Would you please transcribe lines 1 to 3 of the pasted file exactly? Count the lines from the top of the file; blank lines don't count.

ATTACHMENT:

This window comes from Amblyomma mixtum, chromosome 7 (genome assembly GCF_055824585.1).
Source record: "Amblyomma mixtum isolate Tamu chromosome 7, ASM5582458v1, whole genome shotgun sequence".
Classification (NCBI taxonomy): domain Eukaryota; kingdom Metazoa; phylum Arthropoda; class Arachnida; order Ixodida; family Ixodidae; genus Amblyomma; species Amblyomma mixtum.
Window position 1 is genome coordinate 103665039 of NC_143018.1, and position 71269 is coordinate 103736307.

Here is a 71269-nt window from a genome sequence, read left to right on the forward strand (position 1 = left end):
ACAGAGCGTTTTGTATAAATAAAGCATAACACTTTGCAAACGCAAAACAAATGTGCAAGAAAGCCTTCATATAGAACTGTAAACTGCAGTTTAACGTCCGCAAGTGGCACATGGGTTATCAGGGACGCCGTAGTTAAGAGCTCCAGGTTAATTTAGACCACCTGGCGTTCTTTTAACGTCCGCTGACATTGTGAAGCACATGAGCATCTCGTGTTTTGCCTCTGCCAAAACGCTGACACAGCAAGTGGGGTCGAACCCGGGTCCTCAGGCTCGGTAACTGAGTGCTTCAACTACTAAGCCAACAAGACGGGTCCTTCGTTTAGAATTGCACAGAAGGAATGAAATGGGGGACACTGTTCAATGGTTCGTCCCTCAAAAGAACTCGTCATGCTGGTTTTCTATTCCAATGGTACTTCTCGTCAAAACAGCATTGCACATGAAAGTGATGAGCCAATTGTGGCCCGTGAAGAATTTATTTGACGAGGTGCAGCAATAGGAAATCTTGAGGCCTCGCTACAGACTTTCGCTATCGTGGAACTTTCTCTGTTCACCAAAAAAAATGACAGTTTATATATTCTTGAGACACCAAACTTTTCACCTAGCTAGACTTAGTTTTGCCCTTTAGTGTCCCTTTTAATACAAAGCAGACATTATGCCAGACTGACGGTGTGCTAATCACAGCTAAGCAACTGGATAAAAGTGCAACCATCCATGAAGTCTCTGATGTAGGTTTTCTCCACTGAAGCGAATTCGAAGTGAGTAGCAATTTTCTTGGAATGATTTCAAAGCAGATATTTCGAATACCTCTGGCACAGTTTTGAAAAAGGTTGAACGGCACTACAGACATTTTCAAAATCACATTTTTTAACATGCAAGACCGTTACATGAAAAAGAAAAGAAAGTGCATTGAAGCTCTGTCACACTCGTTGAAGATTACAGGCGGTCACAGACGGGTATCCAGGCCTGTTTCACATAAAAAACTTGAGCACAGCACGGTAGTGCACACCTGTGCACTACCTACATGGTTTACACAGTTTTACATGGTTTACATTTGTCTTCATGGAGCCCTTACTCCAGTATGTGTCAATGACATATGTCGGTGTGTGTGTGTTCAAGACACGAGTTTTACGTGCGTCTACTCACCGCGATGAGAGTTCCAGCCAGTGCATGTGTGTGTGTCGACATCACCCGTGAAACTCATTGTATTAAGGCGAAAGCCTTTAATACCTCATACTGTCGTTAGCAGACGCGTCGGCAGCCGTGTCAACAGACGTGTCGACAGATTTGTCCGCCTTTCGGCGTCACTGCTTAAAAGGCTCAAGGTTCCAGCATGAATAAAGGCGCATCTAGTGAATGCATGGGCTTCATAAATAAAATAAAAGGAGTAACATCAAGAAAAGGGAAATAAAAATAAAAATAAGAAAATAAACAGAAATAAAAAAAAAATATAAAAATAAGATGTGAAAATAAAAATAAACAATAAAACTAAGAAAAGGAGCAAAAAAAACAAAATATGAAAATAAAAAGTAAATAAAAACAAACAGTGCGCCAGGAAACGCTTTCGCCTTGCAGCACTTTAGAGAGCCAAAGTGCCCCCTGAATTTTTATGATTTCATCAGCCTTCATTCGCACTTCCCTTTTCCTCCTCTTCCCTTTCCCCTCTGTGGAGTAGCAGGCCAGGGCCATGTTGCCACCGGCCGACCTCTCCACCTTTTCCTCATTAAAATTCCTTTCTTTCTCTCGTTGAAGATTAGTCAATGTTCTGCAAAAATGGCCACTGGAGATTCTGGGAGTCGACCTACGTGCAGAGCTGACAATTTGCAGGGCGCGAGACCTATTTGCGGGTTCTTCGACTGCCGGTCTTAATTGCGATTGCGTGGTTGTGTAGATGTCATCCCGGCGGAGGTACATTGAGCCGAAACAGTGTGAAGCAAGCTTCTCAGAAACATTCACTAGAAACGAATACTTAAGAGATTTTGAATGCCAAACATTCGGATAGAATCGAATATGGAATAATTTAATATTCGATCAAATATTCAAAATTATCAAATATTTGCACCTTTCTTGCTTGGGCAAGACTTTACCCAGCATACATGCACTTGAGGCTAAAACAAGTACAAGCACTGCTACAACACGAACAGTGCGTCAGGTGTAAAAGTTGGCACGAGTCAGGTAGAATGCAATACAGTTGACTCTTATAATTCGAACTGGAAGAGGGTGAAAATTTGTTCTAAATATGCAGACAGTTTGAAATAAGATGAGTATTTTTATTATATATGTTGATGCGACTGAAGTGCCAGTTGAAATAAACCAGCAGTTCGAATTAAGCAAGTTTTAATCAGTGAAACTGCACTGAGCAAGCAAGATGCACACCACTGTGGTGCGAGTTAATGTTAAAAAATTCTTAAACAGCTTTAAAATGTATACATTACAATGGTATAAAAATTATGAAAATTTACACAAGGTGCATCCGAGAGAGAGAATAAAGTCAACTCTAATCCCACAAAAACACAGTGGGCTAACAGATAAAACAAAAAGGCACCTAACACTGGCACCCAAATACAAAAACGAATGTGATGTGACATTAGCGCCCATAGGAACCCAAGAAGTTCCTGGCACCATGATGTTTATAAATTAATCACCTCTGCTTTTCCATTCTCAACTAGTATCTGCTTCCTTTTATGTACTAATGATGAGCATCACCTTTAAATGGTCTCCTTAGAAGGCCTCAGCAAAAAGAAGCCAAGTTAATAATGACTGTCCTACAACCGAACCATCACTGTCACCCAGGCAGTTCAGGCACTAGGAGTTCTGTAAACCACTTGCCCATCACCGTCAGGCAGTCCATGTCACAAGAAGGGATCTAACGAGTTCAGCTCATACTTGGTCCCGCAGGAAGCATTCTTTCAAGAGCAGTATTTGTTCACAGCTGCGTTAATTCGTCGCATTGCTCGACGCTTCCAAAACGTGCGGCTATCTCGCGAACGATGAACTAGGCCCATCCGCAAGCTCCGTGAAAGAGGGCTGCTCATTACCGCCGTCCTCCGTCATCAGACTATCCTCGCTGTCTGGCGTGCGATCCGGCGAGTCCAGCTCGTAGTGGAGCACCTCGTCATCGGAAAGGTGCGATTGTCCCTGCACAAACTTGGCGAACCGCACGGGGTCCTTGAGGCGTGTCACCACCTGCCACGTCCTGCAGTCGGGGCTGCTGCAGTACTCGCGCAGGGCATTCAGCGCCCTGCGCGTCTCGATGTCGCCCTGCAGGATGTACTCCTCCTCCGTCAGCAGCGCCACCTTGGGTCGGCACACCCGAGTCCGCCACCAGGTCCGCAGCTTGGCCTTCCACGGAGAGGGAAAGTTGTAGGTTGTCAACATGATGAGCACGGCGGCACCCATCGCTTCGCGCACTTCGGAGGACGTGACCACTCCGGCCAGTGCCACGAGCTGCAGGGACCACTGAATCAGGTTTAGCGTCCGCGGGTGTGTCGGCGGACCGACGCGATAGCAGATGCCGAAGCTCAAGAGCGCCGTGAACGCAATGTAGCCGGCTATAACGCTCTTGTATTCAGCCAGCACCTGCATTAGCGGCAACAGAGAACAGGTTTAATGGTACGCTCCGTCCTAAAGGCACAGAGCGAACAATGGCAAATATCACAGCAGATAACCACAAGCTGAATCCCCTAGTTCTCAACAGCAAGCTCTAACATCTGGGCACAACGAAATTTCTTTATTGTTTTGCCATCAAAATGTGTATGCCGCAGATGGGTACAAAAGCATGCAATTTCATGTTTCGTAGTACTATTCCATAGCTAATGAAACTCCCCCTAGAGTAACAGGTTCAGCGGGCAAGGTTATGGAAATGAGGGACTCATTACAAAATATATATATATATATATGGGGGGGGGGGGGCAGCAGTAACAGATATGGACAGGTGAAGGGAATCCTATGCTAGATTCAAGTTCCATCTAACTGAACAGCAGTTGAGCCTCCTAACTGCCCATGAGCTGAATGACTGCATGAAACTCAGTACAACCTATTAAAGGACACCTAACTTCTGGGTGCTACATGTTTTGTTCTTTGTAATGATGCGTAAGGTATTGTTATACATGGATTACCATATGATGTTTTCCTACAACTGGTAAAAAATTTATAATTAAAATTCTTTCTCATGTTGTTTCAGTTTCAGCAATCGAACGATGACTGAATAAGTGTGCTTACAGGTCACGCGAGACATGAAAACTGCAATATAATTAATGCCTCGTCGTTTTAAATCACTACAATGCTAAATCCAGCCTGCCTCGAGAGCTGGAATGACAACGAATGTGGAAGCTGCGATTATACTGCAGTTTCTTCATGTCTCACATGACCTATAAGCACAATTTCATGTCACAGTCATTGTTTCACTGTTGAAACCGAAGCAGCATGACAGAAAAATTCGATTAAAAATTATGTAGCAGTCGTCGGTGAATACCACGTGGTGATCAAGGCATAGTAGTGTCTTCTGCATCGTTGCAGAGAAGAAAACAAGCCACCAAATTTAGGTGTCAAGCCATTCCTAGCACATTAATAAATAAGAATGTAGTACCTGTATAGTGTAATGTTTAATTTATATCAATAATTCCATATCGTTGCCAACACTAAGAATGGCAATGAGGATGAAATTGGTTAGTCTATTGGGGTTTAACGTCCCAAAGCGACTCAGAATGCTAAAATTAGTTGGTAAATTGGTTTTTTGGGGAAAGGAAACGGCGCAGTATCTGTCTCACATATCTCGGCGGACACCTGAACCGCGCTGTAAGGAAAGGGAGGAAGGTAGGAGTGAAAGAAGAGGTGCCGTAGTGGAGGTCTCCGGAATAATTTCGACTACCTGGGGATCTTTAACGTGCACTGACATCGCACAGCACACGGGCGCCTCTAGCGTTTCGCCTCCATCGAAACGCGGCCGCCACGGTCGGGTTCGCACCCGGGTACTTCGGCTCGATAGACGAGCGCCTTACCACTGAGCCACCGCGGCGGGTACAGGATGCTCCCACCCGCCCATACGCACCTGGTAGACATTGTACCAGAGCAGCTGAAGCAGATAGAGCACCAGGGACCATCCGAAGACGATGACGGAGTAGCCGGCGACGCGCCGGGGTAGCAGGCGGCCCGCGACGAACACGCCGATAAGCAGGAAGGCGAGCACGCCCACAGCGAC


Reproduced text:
This window comes from Amblyomma mixtum, chromosome 7 (genome assembly GCF_055824585.1).
Source record: "Amblyomma mixtum isolate Tamu chromosome 7, ASM5582458v1, whole genome shotgun sequence".
Classification (NCBI taxonomy): domain Eukaryota; kingdom Metazoa; phylum Arthropoda; class Arachnida; order Ixodida; family Ixodidae; genus Amblyomma; species Amblyomma mixtum.